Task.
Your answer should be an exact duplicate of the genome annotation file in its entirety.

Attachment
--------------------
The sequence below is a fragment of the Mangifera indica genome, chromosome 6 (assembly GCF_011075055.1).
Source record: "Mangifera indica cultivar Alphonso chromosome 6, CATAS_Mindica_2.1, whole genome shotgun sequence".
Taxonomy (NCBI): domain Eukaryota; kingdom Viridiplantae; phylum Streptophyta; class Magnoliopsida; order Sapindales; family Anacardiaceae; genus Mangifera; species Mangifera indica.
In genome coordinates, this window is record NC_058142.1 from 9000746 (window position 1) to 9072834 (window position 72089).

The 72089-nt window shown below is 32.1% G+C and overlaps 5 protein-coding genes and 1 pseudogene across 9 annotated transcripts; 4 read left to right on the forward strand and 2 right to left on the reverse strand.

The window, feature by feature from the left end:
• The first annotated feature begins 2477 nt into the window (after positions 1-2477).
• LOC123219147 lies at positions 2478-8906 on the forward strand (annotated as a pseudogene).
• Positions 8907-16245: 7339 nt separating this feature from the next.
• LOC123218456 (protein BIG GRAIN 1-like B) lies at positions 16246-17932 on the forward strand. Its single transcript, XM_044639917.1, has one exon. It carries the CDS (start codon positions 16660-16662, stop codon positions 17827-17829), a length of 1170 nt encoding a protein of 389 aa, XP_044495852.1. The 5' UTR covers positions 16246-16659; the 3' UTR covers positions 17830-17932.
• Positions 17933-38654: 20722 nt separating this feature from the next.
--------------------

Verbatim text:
The sequence below is a fragment of the Mangifera indica genome, chromosome 6 (assembly GCF_011075055.1).
Source record: "Mangifera indica cultivar Alphonso chromosome 6, CATAS_Mindica_2.1, whole genome shotgun sequence".
Taxonomy (NCBI): domain Eukaryota; kingdom Viridiplantae; phylum Streptophyta; class Magnoliopsida; order Sapindales; family Anacardiaceae; genus Mangifera; species Mangifera indica.
In genome coordinates, this window is record NC_058142.1 from 9000746 (window position 1) to 9072834 (window position 72089).

The 72089-nt window shown below is 32.1% G+C and overlaps 5 protein-coding genes and 1 pseudogene across 9 annotated transcripts; 4 read left to right on the forward strand and 2 right to left on the reverse strand.

The window, feature by feature from the left end:
• The first annotated feature begins 2477 nt into the window (after positions 1-2477).
• LOC123219147 lies at positions 2478-8906 on the forward strand (annotated as a pseudogene).
• Positions 8907-16245: 7339 nt separating this feature from the next.
• LOC123218456 (protein BIG GRAIN 1-like B) lies at positions 16246-17932 on the forward strand. Its single transcript, XM_044639917.1, has one exon. It carries the CDS (start codon positions 16660-16662, stop codon positions 17827-17829), a length of 1170 nt encoding a protein of 389 aa, XP_044495852.1. The 5' UTR covers positions 16246-16659; the 3' UTR covers positions 17830-17932.
• Positions 17933-38654: 20722 nt separating this feature from the next.